Photos taken by her daughter Kat Shultis

How many times did you strength train last week? One time? How about last month? Three times maybe?

In a world of the head spinning news cycle and insurrections, building consistency in our workouts can be challenging. It is necessary for our bodies to adapt to training both on and off the water.

How can we create a consistent strength training routine? Incorporate training at least 2x per week with small increases in resistance (no more than 5% heavier per week). These small and consistent changes add up over time and will elicit a physiological response in your neuromuscular system to adapt and get stronger. This approach will yield results which will be motivating and help you become more…consistent. As you become stronger from week to week your confidence and abilities grow.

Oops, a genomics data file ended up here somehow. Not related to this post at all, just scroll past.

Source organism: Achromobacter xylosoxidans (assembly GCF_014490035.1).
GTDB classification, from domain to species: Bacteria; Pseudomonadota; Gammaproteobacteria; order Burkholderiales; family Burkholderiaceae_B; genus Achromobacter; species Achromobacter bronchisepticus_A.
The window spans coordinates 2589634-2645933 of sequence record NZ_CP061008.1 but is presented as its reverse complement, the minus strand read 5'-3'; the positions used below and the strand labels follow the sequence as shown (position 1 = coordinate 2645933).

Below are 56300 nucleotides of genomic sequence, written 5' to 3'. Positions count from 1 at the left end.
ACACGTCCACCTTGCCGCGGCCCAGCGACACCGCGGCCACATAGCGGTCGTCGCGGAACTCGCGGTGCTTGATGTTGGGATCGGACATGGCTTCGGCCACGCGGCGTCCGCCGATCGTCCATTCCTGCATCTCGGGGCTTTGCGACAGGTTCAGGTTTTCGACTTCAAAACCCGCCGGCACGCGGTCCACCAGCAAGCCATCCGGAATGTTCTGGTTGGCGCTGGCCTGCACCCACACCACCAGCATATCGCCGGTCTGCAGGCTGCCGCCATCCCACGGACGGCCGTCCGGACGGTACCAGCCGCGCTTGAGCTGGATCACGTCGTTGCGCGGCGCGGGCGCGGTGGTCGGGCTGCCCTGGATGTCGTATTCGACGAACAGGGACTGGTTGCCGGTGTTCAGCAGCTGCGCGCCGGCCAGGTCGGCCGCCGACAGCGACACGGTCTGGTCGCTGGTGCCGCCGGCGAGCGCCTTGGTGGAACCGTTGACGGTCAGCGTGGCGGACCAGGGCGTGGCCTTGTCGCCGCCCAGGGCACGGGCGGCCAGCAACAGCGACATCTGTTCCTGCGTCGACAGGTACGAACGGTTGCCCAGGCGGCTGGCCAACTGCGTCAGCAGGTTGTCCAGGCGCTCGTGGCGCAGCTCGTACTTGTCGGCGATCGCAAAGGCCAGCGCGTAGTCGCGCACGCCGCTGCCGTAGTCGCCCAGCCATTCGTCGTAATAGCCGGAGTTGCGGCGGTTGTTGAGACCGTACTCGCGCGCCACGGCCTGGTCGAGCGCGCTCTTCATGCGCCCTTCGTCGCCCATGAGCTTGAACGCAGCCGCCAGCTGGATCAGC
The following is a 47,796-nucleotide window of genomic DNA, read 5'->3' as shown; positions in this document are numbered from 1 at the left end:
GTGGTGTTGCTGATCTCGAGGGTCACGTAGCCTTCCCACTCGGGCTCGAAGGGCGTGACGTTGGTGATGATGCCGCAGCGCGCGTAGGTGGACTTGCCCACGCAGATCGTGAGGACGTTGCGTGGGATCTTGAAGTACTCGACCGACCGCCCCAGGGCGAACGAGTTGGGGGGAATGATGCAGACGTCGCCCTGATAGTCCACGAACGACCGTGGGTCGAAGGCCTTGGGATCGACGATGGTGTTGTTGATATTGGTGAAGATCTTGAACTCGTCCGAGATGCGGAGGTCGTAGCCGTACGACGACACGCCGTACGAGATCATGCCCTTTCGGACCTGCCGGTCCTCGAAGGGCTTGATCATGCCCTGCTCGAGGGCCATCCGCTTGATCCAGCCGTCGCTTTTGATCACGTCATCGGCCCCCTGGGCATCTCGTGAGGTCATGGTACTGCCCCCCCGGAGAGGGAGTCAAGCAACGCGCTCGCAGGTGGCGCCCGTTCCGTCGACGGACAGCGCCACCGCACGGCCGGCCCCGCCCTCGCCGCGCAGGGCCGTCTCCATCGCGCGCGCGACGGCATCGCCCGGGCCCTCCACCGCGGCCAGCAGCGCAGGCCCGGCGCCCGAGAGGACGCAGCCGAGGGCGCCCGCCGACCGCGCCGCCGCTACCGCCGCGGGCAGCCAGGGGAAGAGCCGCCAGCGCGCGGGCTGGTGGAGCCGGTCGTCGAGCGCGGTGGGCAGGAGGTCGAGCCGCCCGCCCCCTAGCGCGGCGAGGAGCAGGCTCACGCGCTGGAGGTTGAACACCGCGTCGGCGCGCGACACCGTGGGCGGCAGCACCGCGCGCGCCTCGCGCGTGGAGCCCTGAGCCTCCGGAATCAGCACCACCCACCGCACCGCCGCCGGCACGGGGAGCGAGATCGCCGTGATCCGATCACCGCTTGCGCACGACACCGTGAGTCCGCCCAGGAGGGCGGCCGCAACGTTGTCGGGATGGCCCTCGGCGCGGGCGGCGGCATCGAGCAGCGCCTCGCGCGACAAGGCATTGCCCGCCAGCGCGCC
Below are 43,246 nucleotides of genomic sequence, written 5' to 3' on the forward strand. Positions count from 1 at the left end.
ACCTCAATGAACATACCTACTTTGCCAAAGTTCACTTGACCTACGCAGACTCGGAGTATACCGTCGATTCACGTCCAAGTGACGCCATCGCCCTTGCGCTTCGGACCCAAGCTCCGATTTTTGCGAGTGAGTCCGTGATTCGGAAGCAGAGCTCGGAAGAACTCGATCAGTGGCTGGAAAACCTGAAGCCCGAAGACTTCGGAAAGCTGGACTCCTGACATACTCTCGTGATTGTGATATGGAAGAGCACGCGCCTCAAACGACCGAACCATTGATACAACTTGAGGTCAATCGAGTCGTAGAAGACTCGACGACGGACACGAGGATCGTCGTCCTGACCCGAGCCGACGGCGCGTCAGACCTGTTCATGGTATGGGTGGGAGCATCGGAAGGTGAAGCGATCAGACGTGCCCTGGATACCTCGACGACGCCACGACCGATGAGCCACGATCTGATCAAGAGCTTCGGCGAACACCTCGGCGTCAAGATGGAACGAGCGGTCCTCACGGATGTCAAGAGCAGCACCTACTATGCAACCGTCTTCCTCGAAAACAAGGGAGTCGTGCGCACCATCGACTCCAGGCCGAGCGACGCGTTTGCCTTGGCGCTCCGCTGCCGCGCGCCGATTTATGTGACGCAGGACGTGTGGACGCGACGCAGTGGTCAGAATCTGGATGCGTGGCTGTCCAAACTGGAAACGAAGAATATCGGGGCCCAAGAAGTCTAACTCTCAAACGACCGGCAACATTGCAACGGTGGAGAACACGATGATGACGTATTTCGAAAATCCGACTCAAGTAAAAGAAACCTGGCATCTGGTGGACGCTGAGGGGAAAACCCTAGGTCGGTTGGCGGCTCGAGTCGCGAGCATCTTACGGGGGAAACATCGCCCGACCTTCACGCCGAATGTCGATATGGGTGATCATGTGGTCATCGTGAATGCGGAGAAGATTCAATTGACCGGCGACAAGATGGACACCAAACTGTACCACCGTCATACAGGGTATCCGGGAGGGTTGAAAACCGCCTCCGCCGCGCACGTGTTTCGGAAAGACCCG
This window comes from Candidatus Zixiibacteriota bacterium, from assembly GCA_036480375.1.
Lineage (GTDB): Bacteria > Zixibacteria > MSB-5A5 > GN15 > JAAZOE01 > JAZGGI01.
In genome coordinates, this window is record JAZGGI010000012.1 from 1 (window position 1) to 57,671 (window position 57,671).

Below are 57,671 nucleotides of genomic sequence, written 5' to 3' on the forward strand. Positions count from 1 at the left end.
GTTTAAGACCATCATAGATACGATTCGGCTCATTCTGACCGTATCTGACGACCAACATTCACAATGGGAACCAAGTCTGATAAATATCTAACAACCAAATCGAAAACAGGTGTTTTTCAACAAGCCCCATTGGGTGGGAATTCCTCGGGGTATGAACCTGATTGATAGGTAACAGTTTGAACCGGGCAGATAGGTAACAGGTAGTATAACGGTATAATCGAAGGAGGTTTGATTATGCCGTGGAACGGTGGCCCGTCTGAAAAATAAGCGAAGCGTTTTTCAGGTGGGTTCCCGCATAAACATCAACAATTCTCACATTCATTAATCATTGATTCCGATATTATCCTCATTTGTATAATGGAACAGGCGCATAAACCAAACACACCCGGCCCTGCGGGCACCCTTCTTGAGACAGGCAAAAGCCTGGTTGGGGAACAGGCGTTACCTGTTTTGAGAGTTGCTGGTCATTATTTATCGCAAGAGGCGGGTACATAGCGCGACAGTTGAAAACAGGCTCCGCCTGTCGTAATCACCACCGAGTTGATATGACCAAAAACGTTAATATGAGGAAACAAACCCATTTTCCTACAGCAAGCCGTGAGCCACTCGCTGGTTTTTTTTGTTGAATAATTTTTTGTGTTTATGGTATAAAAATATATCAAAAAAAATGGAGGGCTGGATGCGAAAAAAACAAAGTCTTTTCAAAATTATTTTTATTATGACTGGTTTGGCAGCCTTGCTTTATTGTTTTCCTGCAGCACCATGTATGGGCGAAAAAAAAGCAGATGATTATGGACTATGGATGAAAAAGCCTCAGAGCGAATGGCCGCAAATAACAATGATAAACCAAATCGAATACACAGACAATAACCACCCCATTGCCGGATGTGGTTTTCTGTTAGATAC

There are different ways to structure your program so you can work strength training in. Splitting up upper and lower body workouts into different days can help you reduce the amount of time you’re spending per day on your strength training. Some sample weeks can be seen below:

Monday: Run/upper body strength

Tuesday: Erg/lower body strength

Wednesday: Water practice

Thursday: Run/Core

Friday: Full body strength training routine

Monday: Run/lower body strength

Tuesday: Erg/upper body strength

Wednesday: Water practice

Thursday: Run/lower body strength

Friday: Erg/upper body strength

It takes energy, creativity, and discipline to consistently incorporate strength training into your routine. The results will speak for themselves.